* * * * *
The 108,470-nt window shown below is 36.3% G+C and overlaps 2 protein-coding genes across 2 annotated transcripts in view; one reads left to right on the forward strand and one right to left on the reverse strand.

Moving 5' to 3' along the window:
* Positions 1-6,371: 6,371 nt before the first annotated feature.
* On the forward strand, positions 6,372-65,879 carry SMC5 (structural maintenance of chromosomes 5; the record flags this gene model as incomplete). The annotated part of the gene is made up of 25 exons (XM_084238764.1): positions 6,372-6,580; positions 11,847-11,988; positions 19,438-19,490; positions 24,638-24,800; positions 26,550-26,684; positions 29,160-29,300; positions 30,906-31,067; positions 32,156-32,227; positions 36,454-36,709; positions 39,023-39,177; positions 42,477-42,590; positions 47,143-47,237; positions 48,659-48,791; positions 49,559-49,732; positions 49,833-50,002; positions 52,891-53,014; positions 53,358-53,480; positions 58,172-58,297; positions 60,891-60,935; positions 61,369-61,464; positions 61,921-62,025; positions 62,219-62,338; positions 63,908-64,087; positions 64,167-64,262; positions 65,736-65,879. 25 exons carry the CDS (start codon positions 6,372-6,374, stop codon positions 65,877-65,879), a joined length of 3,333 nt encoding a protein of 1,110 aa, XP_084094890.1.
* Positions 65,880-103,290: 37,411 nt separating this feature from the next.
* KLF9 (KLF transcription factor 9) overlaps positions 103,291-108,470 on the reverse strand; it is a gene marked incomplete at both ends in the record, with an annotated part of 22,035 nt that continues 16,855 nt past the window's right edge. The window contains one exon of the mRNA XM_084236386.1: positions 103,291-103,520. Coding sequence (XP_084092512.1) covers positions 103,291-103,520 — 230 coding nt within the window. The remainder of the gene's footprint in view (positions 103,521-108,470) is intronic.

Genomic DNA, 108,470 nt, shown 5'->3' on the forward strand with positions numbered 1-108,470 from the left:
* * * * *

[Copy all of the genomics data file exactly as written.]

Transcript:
The 108,470-nt window shown below is 36.3% G+C and overlaps 2 protein-coding genes across 2 annotated transcripts in view; one reads left to right on the forward strand and one right to left on the reverse strand.

Moving 5' to 3' along the window:
* Positions 1-6,371: 6,371 nt before the first annotated feature.
* On the forward strand, positions 6,372-65,879 carry SMC5 (structural maintenance of chromosomes 5; the record flags this gene model as incomplete). The annotated part of the gene is made up of 25 exons (XM_084238764.1): positions 6,372-6,580; positions 11,847-11,988; positions 19,438-19,490; positions 24,638-24,800; positions 26,550-26,684; positions 29,160-29,300; positions 30,906-31,067; positions 32,156-32,227; positions 36,454-36,709; positions 39,023-39,177; positions 42,477-42,590; positions 47,143-47,237; positions 48,659-48,791; positions 49,559-49,732; positions 49,833-50,002; positions 52,891-53,014; positions 53,358-53,480; positions 58,172-58,297; positions 60,891-60,935; positions 61,369-61,464; positions 61,921-62,025; positions 62,219-62,338; positions 63,908-64,087; positions 64,167-64,262; positions 65,736-65,879. 25 exons carry the CDS (start codon positions 6,372-6,374, stop codon positions 65,877-65,879), a joined length of 3,333 nt encoding a protein of 1,110 aa, XP_084094890.1.
* Positions 65,880-103,290: 37,411 nt separating this feature from the next.
* KLF9 (KLF transcription factor 9) overlaps positions 103,291-108,470 on the reverse strand; it is a gene marked incomplete at both ends in the record, with an annotated part of 22,035 nt that continues 16,855 nt past the window's right edge. The window contains one exon of the mRNA XM_084236386.1: positions 103,291-103,520. Coding sequence (XP_084092512.1) covers positions 103,291-103,520 — 230 coding nt within the window. The remainder of the gene's footprint in view (positions 103,521-108,470) is intronic.

Genomic DNA, 108,470 nt, shown 5'->3' on the forward strand with positions numbered 1-108,470 from the left: